With today’s technology, it’s becoming abundantly clear that every reporter should have a mobile reporting kit stashed in his or her car or bag. But what do you put in it?
This past weekend, Columbia School of Journalism hosted its second annual Social Media Weekend. While there, Anjali Mullany, New York Daily News‘s social media editor, filmed this excellent video interview with MSNBC’s Meg Robertson. In it, Robertson details what she has in her mobile reporting kit.
I thought it would be a good idea to revisit some of these must-haves Robertson mentions.
1. Smart phone
This is a necessity for mobile reporting. Your phone lets you access email, texts, Twitter, and Facebook, in addition to taking pictures and video. And let’s not forget that it is still a phone. Immediate access to the newsroom or a source.
Whether you are listening to an interview you just recorded or Skyping with your editor, headphones are an absolutely essential piece of gear to have when reporting out in the field. If you get one with a small mic attached, you can also use it to talk on the phone. And it never hurts to carry a spare.
Image courtesy of Flickr user TalAtlas
3. Business cards
While there is an ongoing debate on how useful business cards are, it never hurts to carry a few in your pack. It proves your credentials and is an easy way for sources to get your contact information for future stories.
4. Additional chargers
Since almost everything in this kit requires electricity to power on, the importance of extra chargers cannot be understated. For the iPhone or Android, Mullany recommends buying a Mophie to extend battery power.
5. Wi-Fi cards
Mobile reporting is dependent on having an Internet connection. You can’t upload all the great stories and videos your creating without it. Yet, as we all know, wireless Internet can be touch and go at spots. Make sure you always are connected with a Wi-Fi card. All of the major service providers carry them. You could also try Eye-Fi, a Wi-Fi and SD card in one.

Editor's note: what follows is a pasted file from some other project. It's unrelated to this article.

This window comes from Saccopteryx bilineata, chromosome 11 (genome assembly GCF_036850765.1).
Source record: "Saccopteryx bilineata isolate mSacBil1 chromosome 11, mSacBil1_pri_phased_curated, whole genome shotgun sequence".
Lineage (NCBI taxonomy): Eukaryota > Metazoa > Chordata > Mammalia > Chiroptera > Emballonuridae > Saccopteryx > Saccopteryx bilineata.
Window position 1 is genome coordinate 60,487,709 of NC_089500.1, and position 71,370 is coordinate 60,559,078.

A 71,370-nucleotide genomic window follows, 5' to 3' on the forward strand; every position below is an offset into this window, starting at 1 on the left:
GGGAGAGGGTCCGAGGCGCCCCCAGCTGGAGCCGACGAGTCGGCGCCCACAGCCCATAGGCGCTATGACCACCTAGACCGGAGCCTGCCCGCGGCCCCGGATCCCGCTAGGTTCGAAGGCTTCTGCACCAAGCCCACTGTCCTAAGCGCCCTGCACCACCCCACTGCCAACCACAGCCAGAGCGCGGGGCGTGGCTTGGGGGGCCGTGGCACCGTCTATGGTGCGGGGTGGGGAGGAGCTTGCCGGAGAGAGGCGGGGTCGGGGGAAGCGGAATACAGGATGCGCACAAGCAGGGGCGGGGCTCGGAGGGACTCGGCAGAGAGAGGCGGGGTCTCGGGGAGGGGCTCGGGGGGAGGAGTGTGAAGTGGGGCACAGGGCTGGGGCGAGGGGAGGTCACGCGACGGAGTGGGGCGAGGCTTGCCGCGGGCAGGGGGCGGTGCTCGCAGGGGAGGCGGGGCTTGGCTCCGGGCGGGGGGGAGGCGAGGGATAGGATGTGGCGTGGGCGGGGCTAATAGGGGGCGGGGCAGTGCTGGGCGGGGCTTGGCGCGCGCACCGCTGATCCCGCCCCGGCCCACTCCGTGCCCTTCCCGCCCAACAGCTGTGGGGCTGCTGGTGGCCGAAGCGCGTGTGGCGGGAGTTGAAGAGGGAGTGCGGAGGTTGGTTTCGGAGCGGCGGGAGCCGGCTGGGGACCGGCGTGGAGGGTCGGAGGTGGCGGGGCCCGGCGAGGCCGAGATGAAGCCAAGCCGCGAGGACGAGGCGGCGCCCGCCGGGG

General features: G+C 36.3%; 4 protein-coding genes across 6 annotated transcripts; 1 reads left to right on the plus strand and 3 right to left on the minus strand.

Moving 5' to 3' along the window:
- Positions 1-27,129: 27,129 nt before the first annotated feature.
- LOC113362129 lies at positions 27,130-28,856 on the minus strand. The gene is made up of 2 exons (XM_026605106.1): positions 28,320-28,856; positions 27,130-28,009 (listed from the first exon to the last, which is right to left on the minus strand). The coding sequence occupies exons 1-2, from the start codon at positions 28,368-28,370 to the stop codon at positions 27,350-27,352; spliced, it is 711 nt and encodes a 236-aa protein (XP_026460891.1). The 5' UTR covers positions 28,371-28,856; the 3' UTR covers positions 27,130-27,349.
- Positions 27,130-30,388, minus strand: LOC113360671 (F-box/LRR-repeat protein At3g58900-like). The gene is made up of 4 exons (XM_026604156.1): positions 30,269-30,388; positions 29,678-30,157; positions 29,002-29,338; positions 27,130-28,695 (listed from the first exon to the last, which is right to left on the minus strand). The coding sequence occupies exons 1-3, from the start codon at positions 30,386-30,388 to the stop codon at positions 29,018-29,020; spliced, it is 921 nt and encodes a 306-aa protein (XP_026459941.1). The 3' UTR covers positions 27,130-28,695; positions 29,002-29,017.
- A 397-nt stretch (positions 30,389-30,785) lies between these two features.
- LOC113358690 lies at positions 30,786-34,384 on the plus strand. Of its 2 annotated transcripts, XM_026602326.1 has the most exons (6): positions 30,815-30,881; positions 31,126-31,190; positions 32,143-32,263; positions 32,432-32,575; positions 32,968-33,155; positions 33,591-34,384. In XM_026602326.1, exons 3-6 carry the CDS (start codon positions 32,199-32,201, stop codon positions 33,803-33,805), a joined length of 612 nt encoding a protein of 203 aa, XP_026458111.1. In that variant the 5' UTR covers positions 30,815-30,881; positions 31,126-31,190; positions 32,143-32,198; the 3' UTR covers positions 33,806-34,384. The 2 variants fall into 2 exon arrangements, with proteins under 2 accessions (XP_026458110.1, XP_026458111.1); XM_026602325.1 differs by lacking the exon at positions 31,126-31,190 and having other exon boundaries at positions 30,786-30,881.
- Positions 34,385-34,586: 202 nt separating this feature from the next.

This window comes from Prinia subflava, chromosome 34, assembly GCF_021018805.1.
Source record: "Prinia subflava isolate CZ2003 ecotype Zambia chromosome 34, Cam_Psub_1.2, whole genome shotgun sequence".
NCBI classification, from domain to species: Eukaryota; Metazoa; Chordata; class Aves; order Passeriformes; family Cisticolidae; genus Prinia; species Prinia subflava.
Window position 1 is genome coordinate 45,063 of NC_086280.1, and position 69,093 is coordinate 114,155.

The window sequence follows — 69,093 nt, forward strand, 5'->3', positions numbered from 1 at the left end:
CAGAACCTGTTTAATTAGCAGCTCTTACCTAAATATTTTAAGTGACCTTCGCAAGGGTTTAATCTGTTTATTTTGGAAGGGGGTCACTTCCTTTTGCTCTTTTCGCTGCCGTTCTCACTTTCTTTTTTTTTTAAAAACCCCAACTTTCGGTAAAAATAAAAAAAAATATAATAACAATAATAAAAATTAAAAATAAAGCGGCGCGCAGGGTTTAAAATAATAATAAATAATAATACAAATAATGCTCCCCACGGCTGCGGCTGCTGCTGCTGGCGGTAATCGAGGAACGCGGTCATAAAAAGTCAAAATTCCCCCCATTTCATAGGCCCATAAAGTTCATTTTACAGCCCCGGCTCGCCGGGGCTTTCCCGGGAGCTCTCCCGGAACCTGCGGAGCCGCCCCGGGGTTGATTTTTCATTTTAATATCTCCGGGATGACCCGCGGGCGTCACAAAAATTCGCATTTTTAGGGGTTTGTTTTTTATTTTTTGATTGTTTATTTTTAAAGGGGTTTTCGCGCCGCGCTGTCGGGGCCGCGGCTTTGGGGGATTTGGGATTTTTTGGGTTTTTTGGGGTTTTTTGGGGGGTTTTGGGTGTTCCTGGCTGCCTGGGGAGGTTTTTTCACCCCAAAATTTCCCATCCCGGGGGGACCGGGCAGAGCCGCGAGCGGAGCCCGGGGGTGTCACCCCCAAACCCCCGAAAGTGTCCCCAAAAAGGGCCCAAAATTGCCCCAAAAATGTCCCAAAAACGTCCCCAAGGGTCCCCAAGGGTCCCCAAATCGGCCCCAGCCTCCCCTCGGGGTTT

6. Extra SD cards
When you’re filming video, writing stories, and taking photos, your memory card will fill up. Fast. Especially if a lot of this content is coming from your smart phone. Be prepared with an extra SD card. You can get one at a store like Best Buy or online.
7. A case to hold it all
Now that you have your kit together, you’ll need something to hold it all in one place. Something sturdy enough to not break when your drop your bag on the ground but slim enough that it doesn’t take up a ton of space.
8. USB microphone
Eliminate bad audio with a USB mic. You can turn any interview into a podcast with these handy, small tools, adding a nice multimedia feature to your story. MSNBC’s Meg Robertson recommends Samson’s Meteor Mic, which retails for around $99. If you’re looking for a slightly cheaper alternative, take a look at the Samson Go Mic — a steal at $40. Both received pretty good reviews on Amazon.
9. Mini first aid kit
You never know what ailments you’ll get while out doing a story, so take some precautions and have some basic medical supplies on hand. Visine drops will make you look wide awake if you’ve been up all night, Tylenol will soothe any headaches, and it’s always good to have a Band-Aid or two on you.
10. Point and shoot camera
This one falls under personal preferences, IMHO. Robertson has a Powershot S95 from Canon in her kit but for many, a good smart phone will suffice. An iPhone can take video and pictures of pretty good quality and resolution. If you take better pictures/video with a point and shoot, then definitely add it to the pack.
What’s in your mobile reporting kit? Anything missing from this list?